Comments, suggestions, and feedback of any kind
- [Add your notes here...]
Steve says off the top of his head
- I think the number of reference/fragmented sequences should be chosen for convenience (i.e. ability to analyze quickly) at this point unless someone feels otherwise, we can always increase sample size to more 'realistic' levels later. So the suggestion of 100 reference sequences plus 20 random reads sounds good.
- If we want the reference sequences to be representative of the phylogenetic diversity in the AMPHORA data set we should choose reference sequences using maxPD criterion. Also this way you only have to choose reference sequences and generate a reference sequence phylogeny once for a given number of reference sequences.
- Choosing sequences to be fragmented as uniform random seems reasonable. I think it would be good to choose the sequences to be fragmented from the entire AMPHORA data set since otherwise we will have every fragmented sequence present in the reference data set which seems like it might be 'cheating' a bit. Across multiple simulations we'll end up with some proportion of the fragmented sequences being present in the reference database and some not which seems more realistic to me than the case where all the fragmented sequences are present in the reference sequences.
- Suggest we use the whole AMPHORA database for the blast database and HMM search, to simulate the actual process of identifying reads that we are using currently.
- I think it's fine if we have multiple fragmented sequences from the same reference sequence and if the exact number of fragmented reads varies a bit from simulation to simulation - we can deal with this during the analysis.
- For "Blastx the reads to find the best frame(s) for translation of the reads, and translate them into peptide reads. " we should be able to use HMMER3 I think which allows translational searches. But blastx may be easier.
- Regarding "do we remove these sequences from the database " it seems like we will have to remove them somehow - but this could come at analysis not for the database --- it would be trivial if we showed we could assign a read to the correct group if we had a 100% match to itself ...
- Regarding the above, it might be easier to set up two databases - one from which we will pull sequences and one which we will use to compare to. We could set them up by taking a database of genomes and splitting in half.
E-mail conversation with Dongying
On Thu, Jul 16, 2009 at 4:02 PM, Dongying Wu <email@example.com> wrote:
> On Thu, Jul 16, 2009 at 3:51 PM, Samantha Riesenfeld<firstname.lastname@example.org> wrote:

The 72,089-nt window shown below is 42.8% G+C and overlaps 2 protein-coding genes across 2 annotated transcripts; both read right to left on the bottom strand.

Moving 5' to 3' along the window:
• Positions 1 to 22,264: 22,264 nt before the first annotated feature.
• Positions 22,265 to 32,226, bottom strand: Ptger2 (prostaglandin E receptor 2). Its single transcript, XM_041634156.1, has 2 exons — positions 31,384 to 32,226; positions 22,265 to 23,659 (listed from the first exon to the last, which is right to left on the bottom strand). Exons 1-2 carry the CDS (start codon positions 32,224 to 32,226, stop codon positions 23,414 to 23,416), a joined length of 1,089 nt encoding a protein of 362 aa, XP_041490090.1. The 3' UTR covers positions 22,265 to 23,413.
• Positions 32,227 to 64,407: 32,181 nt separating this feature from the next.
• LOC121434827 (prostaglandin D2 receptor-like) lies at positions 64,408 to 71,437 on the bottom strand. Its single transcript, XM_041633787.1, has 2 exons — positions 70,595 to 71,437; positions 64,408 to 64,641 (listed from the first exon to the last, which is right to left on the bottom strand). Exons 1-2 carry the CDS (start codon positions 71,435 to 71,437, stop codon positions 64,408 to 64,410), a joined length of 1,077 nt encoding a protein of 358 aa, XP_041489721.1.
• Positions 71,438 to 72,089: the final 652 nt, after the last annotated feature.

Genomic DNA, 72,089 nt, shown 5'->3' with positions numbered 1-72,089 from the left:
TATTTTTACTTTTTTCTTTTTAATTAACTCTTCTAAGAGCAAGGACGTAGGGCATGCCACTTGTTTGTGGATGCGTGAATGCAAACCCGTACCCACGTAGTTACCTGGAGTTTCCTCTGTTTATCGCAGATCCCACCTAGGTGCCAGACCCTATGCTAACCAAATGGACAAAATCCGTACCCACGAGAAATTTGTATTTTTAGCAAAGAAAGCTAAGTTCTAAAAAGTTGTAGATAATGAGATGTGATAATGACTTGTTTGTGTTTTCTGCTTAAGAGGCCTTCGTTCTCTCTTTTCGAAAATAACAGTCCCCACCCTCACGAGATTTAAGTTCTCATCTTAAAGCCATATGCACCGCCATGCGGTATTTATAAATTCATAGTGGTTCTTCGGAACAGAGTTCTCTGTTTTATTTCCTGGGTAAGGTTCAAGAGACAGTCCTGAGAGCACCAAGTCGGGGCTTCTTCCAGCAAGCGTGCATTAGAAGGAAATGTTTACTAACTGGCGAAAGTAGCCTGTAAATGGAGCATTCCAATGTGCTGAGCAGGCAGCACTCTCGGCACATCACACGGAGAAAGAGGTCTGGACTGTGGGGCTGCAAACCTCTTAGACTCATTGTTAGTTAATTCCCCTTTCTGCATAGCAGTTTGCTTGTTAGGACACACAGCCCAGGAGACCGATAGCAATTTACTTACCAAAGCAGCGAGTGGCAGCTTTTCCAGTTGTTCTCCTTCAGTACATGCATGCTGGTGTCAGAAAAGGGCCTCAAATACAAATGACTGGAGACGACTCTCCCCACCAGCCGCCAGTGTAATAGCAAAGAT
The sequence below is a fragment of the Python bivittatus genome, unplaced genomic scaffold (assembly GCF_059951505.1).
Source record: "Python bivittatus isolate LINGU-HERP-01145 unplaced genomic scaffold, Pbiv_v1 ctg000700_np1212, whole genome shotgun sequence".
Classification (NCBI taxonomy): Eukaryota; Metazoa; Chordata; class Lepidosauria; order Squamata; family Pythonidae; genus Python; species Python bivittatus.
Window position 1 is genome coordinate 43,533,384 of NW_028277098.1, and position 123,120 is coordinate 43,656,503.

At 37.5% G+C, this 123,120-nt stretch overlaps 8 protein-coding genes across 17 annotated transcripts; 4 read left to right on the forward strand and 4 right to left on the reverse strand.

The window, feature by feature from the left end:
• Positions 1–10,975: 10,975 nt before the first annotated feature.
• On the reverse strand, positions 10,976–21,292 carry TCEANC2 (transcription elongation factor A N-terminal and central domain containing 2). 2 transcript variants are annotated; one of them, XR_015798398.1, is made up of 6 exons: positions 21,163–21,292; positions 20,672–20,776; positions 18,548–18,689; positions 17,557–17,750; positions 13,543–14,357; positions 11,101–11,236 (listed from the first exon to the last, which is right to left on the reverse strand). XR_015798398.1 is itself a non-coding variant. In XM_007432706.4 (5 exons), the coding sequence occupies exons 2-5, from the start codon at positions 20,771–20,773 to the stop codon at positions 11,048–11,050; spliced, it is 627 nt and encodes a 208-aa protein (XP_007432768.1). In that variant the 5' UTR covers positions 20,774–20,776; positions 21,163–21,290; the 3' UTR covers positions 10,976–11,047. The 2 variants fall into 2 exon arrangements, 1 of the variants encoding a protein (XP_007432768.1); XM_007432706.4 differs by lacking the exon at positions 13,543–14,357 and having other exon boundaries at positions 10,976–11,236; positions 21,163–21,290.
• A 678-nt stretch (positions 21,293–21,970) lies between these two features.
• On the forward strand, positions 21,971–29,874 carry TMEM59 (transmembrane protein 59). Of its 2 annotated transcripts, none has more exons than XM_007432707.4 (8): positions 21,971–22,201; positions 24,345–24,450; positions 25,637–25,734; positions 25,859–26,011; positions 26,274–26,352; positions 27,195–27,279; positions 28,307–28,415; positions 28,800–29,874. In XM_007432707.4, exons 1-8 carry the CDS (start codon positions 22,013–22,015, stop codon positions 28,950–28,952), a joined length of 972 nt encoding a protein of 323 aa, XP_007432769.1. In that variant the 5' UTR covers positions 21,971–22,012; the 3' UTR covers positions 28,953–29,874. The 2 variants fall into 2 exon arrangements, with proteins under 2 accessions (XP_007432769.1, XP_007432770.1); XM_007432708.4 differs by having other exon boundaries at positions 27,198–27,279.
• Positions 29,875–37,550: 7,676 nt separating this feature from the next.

> That's a good idea -- thank you. Does this list agree with the MaxPD list for the AMPHORA tree? Maybe for the time being, since I use AMPHORA Reference sequences so heavily, I will just use bacteria and leave out archaea for now?
That is OK.
> Also, why should I avoid Candidatus or Mycoplasma? Right now, I'm certainly using Mycoplasma sometimes, as it is in the set of Reference Sequences....
Mycoplasma are human parasites and pathogens and have severe genome reductions, Many Candidatus on top of my list are animal (insect) symbionts with genomes heavily reduced. They usually make top of MaxPD list but have no presence in nature environments.
> On Thu, Jul 16, 2009 at 3:36 PM, Dongying Wu <email@example.com> wrote:
>> AMPHORA doesn't have archaea markers at all. The archaea list was based on radA tree.
>> The approach I can think of is to find a real metadata, and use AMPHORA markers to blastp the dataset and get all the potential markers from the metadata. search the meta marker genes back against AMPHORA, and keep track of the organisms that
>> 1. appear in the top 50 blastp hits (or below a certain e value cutoff)
>> 2. appear in the top 100 (or some other number) organisms in my list.
>> You should avoid anything with Candidatus in the name or mycoplasma.
>> On Thu, Jul 16, 2009 at 3:23 PM, Samantha Riesenfeld<firstname.lastname@example.org> wrote:
>> > Thanks, Dongying! One question: do you have any idea what would be the most sensible way to choose 75 total taxa from both lists? I'd like to use some bacteria and some archaea, but I don't know how to combine the MaxPD criterion for the separate lists together. Is there a reason they are analyzed separately?
>> > Is there a good proportion that would make sense to use?
>> > -Sam
>> > On Thu, Jul 16, 2009 at 3:13 PM, Dongying Wu <email@example.com> wrote:
>> >> Here is the list: ...
>> >> On Thu, Jul 16, 2009 at 3:09 PM, Samantha Riesenfeld<firstname.lastname@example.org> wrote:
>> >> > Hi y'all, Thanks to Jonathan, Steve, and Katie for feedback. I've made a few decisions about how to do this run of the simulations. There are a small number of things that I'm still trying to resolve one way or the other. If you get a minute, please check out: http://iseem.private.openwetware.org/wiki/Simulation_parameters#Decisions in case you have ideas or strong feelings about any of the decided or undecided matters. I'll probably produce the data tomorrow, and we can revisit whatever you want changed in future runs.
>> >> > Also, Dongying, could you send me your ordered list of taxa from AMPHORA that are most phylogenetically diverse? It might also be helpful to have the script that generated the taxa. I thought you gave it to me once, but I can't find it now...
>> >> > Thanks! -Sam